The recent state budget approved by the General Assembly and sent to the governor would have achieved the goals of being balanced and keeping spending to a minimum while dedicating record funding for education without any new or increased taxes.
Our plan would have provided an additional $100 million for basic education, $20 million for special education, $30 million for early childhood education; $10 million for the state’s Veterans Homes, $96 million for home- and community-based services, and $41 million for services to persons with disabilities. These are only some of the many increases we were able to provide under our plan through eliminating waste and reallocating other money to make it work smarter and go further. And again, all of this was achieved without any new or increased taxes.
Our plan was a stark contrast to Gov. Tom Wolf’s budget plan which wants to increase spending by unprecedented amounts and pay for it through massive tax hikes on Pennsylvania citizens. Although he doesn’t talk about it much publicly, the bulk of the tax money he wants to raise would come from increased income taxes and an increased and expanded sales tax impacting the hard-working people of Pennsylvania. In fact, he has proposed the largest tax increase in Pennsylvania history.
And, it is important to recognize that more than $4.5 billion of the funding for his spending plan would come from you and me, the taxpayers. I say this because he keeps telling people his plan hinges on a severance tax on natural gas drillers, but that’s false.
What the governor is purposefully declining to admit is that his total tax plan would consist of about $165.7 million in taxes collected from the natural gas industry – while he would need more than $4.5 billion in new taxes from you in order for his plan to work.
The governor is also stating that his budget plan would reduce property taxes. In reality, when factoring in what the average Pennsylvanian would be paying in higher income and sales taxes, taxpayers in four out of every five school districts would actually end up paying more in taxes under the governor’s plan than they would ever get back in the form of “relief.”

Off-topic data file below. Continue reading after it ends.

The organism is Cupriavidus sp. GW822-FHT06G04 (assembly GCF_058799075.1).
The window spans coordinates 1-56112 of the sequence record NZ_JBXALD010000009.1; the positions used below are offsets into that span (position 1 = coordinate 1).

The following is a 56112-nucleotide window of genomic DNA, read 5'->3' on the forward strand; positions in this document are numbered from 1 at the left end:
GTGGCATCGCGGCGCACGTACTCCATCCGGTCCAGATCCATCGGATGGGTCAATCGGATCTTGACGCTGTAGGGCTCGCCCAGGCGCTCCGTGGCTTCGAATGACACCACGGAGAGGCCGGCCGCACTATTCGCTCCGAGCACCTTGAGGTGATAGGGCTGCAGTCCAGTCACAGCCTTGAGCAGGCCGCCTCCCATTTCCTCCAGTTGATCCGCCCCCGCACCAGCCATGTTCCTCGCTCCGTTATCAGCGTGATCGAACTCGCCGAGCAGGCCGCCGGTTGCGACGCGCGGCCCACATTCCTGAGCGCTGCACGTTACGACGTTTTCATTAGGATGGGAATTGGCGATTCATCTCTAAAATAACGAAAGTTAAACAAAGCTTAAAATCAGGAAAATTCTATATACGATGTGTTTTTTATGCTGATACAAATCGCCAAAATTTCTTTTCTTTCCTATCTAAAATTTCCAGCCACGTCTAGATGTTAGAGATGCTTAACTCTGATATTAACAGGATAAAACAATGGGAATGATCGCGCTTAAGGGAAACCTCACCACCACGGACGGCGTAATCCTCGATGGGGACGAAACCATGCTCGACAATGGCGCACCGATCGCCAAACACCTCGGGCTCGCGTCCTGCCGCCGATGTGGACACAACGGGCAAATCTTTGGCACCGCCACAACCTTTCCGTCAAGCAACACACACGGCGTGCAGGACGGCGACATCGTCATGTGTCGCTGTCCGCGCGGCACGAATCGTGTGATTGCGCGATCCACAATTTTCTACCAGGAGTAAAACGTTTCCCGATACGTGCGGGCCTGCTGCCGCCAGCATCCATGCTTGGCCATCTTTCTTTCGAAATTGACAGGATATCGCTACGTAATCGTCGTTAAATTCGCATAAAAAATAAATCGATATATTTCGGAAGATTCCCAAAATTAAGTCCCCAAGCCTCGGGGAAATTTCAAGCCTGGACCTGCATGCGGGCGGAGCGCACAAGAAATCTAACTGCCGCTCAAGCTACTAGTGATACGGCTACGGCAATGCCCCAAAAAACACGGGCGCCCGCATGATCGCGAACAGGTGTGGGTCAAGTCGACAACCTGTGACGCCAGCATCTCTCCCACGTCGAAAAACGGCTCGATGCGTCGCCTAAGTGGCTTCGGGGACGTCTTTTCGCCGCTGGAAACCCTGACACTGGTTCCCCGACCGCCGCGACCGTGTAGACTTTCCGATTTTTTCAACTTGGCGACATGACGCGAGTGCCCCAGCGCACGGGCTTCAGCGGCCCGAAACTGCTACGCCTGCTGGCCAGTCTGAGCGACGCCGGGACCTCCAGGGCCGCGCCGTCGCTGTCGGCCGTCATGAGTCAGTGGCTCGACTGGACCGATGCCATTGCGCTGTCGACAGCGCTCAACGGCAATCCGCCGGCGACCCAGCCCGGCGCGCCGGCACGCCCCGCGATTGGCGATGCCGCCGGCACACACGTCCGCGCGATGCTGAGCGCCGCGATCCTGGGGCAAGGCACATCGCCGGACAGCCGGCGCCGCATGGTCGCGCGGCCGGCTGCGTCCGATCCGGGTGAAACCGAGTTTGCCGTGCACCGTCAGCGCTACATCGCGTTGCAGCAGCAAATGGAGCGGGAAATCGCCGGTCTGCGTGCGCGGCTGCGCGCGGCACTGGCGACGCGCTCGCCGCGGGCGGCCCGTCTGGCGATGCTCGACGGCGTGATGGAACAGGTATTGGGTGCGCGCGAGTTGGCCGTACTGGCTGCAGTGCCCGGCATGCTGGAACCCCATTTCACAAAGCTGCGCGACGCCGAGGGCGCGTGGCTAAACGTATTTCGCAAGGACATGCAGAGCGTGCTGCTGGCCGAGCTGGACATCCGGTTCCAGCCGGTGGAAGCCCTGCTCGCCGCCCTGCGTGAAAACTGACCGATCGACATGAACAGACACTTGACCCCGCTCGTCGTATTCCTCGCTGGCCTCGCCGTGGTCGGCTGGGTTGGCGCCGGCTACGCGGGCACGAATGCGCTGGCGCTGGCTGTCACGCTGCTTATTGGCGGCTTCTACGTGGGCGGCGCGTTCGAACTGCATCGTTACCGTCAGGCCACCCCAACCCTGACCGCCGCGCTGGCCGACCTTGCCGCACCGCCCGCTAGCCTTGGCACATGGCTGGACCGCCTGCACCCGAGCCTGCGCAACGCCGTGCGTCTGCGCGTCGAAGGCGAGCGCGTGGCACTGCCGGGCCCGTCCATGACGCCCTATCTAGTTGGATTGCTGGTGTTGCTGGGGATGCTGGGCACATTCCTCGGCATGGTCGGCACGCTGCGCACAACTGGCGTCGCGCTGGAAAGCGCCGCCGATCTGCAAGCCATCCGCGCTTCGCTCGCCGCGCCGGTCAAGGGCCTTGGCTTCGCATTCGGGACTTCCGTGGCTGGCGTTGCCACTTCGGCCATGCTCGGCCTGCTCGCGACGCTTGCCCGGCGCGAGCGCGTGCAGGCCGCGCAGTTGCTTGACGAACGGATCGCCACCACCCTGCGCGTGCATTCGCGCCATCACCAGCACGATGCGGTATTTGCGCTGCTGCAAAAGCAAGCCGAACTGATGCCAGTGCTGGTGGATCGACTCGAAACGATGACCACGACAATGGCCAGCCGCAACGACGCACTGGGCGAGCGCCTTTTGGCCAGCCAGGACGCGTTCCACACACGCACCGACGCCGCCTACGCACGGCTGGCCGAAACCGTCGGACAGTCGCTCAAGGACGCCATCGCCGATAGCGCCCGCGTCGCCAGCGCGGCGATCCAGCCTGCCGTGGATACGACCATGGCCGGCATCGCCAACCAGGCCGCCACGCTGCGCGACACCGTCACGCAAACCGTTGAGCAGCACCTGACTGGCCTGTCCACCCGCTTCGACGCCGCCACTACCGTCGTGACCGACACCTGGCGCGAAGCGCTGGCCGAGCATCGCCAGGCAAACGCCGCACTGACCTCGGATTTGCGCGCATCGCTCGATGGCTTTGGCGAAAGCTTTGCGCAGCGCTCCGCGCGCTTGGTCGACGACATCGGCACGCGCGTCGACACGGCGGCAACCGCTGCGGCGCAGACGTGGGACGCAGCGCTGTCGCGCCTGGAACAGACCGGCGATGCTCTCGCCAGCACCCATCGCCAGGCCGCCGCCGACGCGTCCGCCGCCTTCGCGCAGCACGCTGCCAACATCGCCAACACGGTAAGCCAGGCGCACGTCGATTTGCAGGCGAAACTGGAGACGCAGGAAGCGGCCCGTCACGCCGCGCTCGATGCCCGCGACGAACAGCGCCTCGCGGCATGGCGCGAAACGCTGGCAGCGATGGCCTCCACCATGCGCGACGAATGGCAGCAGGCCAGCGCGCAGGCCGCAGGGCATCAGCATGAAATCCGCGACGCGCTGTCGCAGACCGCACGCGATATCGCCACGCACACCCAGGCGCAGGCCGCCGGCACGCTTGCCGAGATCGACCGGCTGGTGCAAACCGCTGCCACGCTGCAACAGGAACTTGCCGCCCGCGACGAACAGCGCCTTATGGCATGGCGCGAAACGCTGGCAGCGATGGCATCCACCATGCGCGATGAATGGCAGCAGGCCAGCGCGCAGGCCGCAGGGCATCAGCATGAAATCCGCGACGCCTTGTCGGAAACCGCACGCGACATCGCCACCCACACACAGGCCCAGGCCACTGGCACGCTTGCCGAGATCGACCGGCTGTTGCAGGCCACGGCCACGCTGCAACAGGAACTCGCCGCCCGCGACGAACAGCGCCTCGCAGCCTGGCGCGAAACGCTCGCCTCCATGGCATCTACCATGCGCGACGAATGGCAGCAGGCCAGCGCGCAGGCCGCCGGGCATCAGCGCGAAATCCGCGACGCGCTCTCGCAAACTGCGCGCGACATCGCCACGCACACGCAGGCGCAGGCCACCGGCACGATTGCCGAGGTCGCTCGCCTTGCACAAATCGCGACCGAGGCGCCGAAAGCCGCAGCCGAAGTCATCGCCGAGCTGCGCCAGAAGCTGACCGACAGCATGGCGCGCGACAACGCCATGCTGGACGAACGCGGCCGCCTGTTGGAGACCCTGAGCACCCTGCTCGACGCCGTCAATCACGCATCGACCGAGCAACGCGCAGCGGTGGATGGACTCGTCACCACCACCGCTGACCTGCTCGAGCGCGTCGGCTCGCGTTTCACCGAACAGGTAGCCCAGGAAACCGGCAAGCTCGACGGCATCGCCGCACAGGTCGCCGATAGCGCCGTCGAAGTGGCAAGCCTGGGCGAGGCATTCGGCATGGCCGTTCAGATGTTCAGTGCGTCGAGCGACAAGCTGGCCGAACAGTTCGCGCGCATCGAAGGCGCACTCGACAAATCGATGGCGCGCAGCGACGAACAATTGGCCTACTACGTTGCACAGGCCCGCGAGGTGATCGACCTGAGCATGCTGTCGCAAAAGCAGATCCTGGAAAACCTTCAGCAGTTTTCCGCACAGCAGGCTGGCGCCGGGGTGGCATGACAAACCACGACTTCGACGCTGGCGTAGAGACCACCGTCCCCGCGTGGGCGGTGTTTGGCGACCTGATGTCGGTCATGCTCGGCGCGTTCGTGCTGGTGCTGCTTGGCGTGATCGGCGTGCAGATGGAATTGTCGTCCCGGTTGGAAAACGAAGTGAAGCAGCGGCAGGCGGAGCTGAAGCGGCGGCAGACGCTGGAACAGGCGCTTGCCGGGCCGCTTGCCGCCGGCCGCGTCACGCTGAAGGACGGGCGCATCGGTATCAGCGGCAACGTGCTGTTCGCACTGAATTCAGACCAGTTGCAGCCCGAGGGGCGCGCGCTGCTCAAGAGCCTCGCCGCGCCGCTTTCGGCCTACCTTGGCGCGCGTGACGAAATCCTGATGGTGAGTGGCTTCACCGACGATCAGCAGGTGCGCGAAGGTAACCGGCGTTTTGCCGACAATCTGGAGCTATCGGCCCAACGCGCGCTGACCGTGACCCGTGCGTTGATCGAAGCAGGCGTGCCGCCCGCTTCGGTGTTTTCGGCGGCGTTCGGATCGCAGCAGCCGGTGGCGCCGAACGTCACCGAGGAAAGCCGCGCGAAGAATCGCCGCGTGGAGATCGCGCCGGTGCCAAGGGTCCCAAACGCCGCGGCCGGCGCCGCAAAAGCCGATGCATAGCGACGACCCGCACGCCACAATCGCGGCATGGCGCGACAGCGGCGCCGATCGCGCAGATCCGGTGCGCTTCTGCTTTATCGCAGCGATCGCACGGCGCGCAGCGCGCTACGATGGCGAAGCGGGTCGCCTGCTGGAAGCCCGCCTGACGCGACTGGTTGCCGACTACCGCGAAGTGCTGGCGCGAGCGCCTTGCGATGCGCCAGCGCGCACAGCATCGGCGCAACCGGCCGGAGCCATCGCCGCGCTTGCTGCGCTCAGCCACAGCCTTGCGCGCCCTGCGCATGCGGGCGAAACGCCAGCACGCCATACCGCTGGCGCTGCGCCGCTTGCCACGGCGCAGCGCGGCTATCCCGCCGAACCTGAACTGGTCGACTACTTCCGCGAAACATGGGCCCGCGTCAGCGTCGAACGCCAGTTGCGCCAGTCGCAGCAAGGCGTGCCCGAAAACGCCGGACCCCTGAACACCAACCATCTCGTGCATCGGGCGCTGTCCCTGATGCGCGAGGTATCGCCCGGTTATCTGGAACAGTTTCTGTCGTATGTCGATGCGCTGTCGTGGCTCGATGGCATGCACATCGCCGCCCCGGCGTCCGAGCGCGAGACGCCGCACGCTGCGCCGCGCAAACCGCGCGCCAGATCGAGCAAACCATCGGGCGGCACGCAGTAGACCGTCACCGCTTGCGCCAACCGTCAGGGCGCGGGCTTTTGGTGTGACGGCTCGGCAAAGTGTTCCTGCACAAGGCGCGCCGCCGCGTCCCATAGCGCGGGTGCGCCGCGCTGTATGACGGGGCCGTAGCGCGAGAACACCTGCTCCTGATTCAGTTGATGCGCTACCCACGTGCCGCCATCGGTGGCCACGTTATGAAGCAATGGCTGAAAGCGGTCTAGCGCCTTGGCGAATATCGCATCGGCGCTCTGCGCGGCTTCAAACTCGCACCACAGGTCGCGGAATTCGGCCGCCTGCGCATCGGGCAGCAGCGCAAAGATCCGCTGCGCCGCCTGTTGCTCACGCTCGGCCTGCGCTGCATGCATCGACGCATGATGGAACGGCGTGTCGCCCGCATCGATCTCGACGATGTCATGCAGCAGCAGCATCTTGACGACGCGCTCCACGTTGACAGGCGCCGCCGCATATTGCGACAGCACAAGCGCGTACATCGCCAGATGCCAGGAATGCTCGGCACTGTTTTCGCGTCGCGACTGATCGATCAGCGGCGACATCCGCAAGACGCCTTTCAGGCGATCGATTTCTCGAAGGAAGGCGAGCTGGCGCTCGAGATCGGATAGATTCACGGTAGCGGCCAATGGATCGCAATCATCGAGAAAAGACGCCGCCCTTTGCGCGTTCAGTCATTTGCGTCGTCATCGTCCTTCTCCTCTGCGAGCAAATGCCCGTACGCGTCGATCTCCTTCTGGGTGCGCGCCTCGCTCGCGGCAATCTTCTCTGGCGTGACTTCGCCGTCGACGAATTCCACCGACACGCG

I know property taxes are a problem, but gimmicks like the governor is proposing are not going to help anyone. We need real reform, which is why I voted to supportHouse Bill 504
, which would reduce property taxes dollar for dollar with school property taxes being reduced by 40 percent to 60 percent for Pennsylvania homeowners when combined with additional reductions offered through gaming and homestead exclusions. This would be real, substantial reform. That legislation is currently before the state Senate for consideration.
It is also worth noting that the governor’s tax plan – word for word – was brought before the state House for a vote on June 1 and not one single person, Republican or Democrat, voted in favor of it. Yet, he is continuing to try and sell that same plan to the people of Pennsylvania as what’s best for the state.
What is truly disappointing is that we agree with the governor on the need to allocate more money to education, and we did that under the plan he vetoed. In fact, we agreed with the governor on a lot of items. So much so, that nearly 70 percent of the budget we presented to the governor contained the same (and in some instances more) funding than his budget proposed. So why veto the entire budget? He had the ability to only veto the portions of the budget which were in disagreement. Instead, he vetoed the entire budget, thereby withholding nearly $13 billion in state funds from state agencies and government service providers.
If Wolf’s budget standoff continues for an extended period of time, General Fund appropriations that will either in whole or in part have funds withheld as a result of his blanket veto include basic education funding, special education funding, rape crisis services, cancer screening services, services for those with intellectual disabilities, newborn screening, autism intervention, mental health services and much more.
I am hopeful we can reach a budget compromise quickly before social services are threatened to reduce services or close. I will continue to keep you updated as we move forward.
Representative Rich Irvin
81st Legislative District
Pennsylvania House of Representatives
Media Contact: Tricia Lehman